# Need this Function Explained

I'm working on a personal project and I did a search for an integer sequence on the site listed below. I found the sequence I was looking for with a short description of the function defining the sequence. However, no matter how much I struggle to get the function to work, I cannot. If you could clarify the description at the link for me (maybe even provide an example or two) that would great. Thanks for any help!

Here is the link to the description: http://oeis.org/A039739

And here is the link to the sequence: http://oeis.org/A039739/list

-
I don't get it either, since I can't see how $p(n)$ is defined, and $p(n)$ is used in the description of the sequence. – coffeemath Nov 4 '12 at 2:07
Maybe $p(n)$ is the $n$th prime? – ronno Nov 4 '12 at 2:10
@ronno nope, it appears not – Benjamin Dickman Nov 4 '12 at 2:12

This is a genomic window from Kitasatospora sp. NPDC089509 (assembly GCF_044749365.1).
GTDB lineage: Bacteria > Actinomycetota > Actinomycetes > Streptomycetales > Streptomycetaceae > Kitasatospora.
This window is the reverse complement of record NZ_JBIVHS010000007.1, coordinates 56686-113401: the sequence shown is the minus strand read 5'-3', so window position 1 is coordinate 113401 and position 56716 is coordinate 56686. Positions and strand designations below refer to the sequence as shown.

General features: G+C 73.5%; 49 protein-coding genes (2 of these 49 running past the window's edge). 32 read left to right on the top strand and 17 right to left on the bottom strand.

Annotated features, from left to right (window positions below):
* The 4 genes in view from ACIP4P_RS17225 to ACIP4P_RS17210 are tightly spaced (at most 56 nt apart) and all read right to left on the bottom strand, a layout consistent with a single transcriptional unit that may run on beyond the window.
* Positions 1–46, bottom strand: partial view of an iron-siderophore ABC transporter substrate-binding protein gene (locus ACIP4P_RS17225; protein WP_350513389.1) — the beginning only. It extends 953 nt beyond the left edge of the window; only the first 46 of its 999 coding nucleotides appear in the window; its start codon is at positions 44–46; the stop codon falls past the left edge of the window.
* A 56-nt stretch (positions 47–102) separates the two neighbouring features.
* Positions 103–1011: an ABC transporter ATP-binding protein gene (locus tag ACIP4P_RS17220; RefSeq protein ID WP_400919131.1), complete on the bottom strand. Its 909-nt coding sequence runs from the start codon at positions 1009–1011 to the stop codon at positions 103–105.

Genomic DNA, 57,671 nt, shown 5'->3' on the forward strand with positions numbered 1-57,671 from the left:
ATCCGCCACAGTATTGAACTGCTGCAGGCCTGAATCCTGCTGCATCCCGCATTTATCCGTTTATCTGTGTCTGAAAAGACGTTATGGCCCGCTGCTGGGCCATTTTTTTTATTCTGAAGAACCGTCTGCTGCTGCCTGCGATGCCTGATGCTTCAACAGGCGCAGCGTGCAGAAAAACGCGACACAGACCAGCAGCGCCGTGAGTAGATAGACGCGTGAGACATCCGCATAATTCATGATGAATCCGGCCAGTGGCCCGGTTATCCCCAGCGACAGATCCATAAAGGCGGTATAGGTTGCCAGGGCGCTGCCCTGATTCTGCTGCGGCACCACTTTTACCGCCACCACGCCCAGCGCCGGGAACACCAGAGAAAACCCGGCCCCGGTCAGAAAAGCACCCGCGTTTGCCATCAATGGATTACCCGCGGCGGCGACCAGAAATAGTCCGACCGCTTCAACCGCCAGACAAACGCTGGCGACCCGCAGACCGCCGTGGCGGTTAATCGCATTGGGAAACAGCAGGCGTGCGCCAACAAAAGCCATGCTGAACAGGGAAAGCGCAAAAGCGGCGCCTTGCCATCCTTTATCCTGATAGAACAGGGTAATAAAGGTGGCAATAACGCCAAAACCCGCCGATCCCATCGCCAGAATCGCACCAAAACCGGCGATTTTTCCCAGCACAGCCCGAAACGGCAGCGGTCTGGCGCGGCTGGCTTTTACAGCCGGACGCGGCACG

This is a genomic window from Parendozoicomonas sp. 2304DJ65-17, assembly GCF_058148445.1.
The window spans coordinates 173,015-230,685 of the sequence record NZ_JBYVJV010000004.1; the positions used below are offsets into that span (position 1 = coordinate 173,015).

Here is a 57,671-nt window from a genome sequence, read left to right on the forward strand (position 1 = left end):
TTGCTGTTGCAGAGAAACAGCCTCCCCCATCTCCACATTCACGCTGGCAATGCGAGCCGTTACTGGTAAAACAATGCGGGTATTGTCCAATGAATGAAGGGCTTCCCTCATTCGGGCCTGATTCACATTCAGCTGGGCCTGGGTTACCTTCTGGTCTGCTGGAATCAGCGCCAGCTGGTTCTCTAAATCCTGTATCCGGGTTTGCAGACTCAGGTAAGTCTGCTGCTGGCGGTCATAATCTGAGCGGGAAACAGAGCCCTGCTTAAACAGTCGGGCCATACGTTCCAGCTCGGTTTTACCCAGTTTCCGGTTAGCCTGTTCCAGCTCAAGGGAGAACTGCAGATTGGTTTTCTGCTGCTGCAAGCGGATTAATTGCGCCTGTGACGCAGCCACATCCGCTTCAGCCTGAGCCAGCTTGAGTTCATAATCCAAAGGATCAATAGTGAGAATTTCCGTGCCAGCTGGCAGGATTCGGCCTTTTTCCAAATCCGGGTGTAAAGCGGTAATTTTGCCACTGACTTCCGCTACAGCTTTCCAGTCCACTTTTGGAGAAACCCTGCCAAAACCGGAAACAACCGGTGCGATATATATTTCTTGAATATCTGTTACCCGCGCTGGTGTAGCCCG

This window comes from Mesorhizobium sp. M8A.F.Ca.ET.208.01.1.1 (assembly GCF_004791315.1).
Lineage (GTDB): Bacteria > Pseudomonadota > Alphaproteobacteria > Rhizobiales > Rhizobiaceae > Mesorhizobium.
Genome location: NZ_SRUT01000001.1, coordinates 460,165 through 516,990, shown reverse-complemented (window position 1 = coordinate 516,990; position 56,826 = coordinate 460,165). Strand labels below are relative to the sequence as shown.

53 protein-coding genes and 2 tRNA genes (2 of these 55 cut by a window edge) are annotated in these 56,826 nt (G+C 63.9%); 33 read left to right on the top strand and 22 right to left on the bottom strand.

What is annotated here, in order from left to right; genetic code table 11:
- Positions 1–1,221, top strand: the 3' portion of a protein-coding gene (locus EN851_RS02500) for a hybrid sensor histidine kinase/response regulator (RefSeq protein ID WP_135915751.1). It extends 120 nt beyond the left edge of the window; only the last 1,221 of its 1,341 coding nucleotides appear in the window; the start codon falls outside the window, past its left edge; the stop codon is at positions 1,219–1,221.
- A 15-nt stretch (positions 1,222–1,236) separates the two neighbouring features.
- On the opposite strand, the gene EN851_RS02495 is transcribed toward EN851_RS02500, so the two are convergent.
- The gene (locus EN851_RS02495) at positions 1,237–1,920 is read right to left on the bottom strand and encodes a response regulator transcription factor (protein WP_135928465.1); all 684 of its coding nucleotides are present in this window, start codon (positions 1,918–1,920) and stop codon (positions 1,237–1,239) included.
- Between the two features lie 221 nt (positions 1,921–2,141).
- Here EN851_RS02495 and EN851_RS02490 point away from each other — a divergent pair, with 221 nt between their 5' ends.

$n$th odd prime, it appears. – Gerry Myerson Nov 4 '12 at 2:51

"$a(n)=2q-p(n)$, where $q$ is the prime $\lt p(n)$ for which $p(n) \bmod q$ is maximal."
I think $p(n)$ is the $n$th (odd) prime. So to find, say, $a(5)$, you look at $p(5)$, the 5th odd prime, which is $13$, then you calculate $13\bmod q$ for $q=3,5,7,11$, getting $1,3,6,2$, of which the largest is the $6$ you get from $q=7$. So, $a(5)=2\times7-13=1$.
The sequence at oeis starts 1, 1, 3, 3, 1, 5, 3, 3, 5, 3, 1, so $a(5)$ is the 5th term in that sequence, which is 1, not 3. The link does not count 1 as a prime, nor 2 --- just odd primes, as I wrote. – Gerry Myerson Nov 4 '12 at 2:51